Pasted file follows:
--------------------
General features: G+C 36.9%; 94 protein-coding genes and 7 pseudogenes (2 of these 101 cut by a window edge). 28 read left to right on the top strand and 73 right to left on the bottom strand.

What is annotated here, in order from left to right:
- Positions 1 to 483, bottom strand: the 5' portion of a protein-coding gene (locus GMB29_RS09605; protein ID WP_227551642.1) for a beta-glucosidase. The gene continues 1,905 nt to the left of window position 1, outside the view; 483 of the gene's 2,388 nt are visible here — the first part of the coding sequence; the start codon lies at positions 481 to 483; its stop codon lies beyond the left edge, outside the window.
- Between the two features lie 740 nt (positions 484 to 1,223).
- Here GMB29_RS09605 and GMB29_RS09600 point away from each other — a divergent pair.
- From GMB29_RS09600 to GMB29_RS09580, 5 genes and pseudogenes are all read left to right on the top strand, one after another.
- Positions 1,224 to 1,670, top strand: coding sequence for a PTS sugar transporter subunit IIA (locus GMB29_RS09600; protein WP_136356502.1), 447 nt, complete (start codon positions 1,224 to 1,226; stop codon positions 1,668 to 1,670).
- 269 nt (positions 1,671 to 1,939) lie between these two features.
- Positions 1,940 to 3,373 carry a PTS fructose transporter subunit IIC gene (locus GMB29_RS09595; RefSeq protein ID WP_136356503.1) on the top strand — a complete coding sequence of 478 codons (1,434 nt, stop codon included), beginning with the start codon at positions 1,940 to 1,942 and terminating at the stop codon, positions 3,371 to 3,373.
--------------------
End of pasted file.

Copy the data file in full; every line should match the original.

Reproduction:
General features: G+C 36.9%; 94 protein-coding genes and 7 pseudogenes (2 of these 101 cut by a window edge). 28 read left to right on the top strand and 73 right to left on the bottom strand.

What is annotated here, in order from left to right:
- Positions 1 to 483, bottom strand: the 5' portion of a protein-coding gene (locus GMB29_RS09605; protein ID WP_227551642.1) for a beta-glucosidase. The gene continues 1,905 nt to the left of window position 1, outside the view; 483 of the gene's 2,388 nt are visible here — the first part of the coding sequence; the start codon lies at positions 481 to 483; its stop codon lies beyond the left edge, outside the window.
- Between the two features lie 740 nt (positions 484 to 1,223).
- Here GMB29_RS09605 and GMB29_RS09600 point away from each other — a divergent pair.
- From GMB29_RS09600 to GMB29_RS09580, 5 genes and pseudogenes are all read left to right on the top strand, one after another.
- Positions 1,224 to 1,670, top strand: coding sequence for a PTS sugar transporter subunit IIA (locus GMB29_RS09600; protein WP_136356502.1), 447 nt, complete (start codon positions 1,224 to 1,226; stop codon positions 1,668 to 1,670).
- 269 nt (positions 1,671 to 1,939) lie between these two features.
- Positions 1,940 to 3,373 carry a PTS fructose transporter subunit IIC gene (locus GMB29_RS09595; RefSeq protein ID WP_136356503.1) on the top strand — a complete coding sequence of 478 codons (1,434 nt, stop codon included), beginning with the start codon at positions 1,940 to 1,942 and terminating at the stop codon, positions 3,371 to 3,373.